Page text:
The wife had called a few hours earlier from the grocery store and asked, “What do you want for dinner? You can have anything you want.”
“Anything?” I said.
I told her about my fajitas and ice cream sandwich idea. She asked if I wanted any side dishes.
“Churros,” I said.
“Churros?” she asked.
“And caramel corn.”
I parked the car in the driveway and practically skipped my way through the front door.
“Honey!” I shouted. “I’m home.”
The aroma of sizzling fajitas and baked churros was conspicuously absent, and there the wife sat at the kitchen table furiously tapping on her laptop computer.
The wife cut me off before I could ask.
“No time!” she barked, “Cornficker!”
Now over our six-year marriage, I’ve been called many things (and on several occasions I deserved it, like the time I washed all of my golf clubs in the kitchen sink with the dish scrubber) but “Cornficker” was a new one.
“No, you imbecile,” she said lovingly. “Cornficker is that Internet virus and it’s supposed to start attacking computers in six hours!”
The wife has always been more concerned about viruses, whether it’s the virtual kind or the kind you might get from eating a Frito that’s been sitting underneath a couch, any couch.
But even I had heard about Cornficker. How could I not? It was the lead story on every newscast and talk show during the world’s slowest news week.
Apparently, this Cornficker was a super-smart Internet virus infecting all of the world’s PCs, and on April 1 it was going to rise up, transform into a giant metallic panther and become the leader of the Decepticons (or something).
In anticipation of this technical Armageddon, the wife had been frantically trying to install some antivirus software she bought online. And at $39.95 a year, I wondered if Cornficker wasn’t just a cyber-boogeyman concocted by the antivirus software industry.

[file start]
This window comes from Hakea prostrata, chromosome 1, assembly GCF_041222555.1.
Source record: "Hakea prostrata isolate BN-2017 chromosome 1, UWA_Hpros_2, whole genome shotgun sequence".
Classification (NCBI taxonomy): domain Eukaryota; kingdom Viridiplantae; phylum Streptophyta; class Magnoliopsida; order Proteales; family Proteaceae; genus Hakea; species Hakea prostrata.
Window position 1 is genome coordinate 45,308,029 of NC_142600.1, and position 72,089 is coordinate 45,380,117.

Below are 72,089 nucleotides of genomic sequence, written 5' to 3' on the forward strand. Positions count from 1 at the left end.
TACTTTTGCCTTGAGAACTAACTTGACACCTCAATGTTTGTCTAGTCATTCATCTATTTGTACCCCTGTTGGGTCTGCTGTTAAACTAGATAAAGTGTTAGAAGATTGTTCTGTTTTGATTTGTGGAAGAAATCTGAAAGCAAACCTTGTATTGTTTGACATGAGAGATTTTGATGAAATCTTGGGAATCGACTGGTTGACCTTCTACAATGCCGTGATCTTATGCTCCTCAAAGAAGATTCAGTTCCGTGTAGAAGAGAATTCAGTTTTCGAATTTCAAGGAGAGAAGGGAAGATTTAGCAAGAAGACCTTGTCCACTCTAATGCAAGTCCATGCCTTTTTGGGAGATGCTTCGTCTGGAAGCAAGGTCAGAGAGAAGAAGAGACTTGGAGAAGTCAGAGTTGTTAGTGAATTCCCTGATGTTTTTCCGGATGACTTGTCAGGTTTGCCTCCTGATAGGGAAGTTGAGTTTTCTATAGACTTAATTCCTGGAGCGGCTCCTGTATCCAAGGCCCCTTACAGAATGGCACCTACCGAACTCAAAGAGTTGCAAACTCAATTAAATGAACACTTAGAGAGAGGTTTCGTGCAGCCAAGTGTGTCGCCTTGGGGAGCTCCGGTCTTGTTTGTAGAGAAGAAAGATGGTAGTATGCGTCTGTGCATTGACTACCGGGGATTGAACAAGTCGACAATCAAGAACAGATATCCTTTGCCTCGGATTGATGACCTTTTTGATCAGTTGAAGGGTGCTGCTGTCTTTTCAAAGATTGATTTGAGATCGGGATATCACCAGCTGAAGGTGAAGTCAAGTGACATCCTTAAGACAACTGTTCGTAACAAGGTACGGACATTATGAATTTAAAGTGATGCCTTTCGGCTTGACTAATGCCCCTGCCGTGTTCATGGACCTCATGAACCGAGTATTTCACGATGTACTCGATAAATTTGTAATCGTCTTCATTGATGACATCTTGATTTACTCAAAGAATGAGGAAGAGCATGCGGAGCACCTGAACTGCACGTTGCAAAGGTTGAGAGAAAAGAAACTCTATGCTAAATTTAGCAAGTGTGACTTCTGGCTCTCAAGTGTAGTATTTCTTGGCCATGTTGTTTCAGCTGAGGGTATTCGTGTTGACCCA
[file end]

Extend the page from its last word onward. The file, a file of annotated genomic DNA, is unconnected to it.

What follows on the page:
Forty bucks seemed like a small price to pay for my wife’s continued sanity, plus I was on board with practically anything that got us moving closer to fajitas and ice cream which, incidentally, wouldn’t be a bad name for a ’70s-era crime drama about a street-smart Hispanic cop and his straight-laced white partner: “Catch an all-new ‘Fajitas & Ice Cream,’ right after another terrifyingly irresponsible report about that hurtling virus of death, Cornficker!”
The wife started dinner while I dialed a phone number posted on the antivirus company’s Web site for technical support. Forty-eight rings later, an Indian-sounding gentleman answered from what sounded like the bottom of a well and introduced himself as “Brad.”
Now I realize that calling technical support is an unspoken agreement we make with our cable, phone, computer, Internet, gas, electricity and credit card companies where neither party acknowledges that we’re talking to a call center 10 gajillion miles away (I rounded up).
But can we please drop the charade of the Indian operators with the fake American-sounding names? Either every person in India is named after a character from the Sweet Valley High book series, or perchance that thick-accented gentleman who I could only understand about 33 percent of the time, maybe his name wasn’t Brad or Trevor or Brandon or Lance or Kip or Cory or Barry or Brett or even Colin.
But Brad seemed helpful enough, so I played along. I didn’t even know it was possible, but with a few button clicks and my permission, Brad was able to take control of my wife’s computer and move the mouse around to download and install the antivirus software. (And even though Brad was in India, I felt compelled to inform him that the desktop wallpaper of a fuzzy kitten he was seeing on the computer didn’t belong to me.)
After 70 minutes and several lengthy reboots, Brad finally got the antivirus software working correctly, in plenty of time to defeat the evil Cornficker (which turned out to be as toothless as that Y2K bug), just not in time to save me from a disappointing dinner of fajitas (that were as warm as the ice cream sandwiches).
Contact Jeff Gird at firstname.lastname@example.org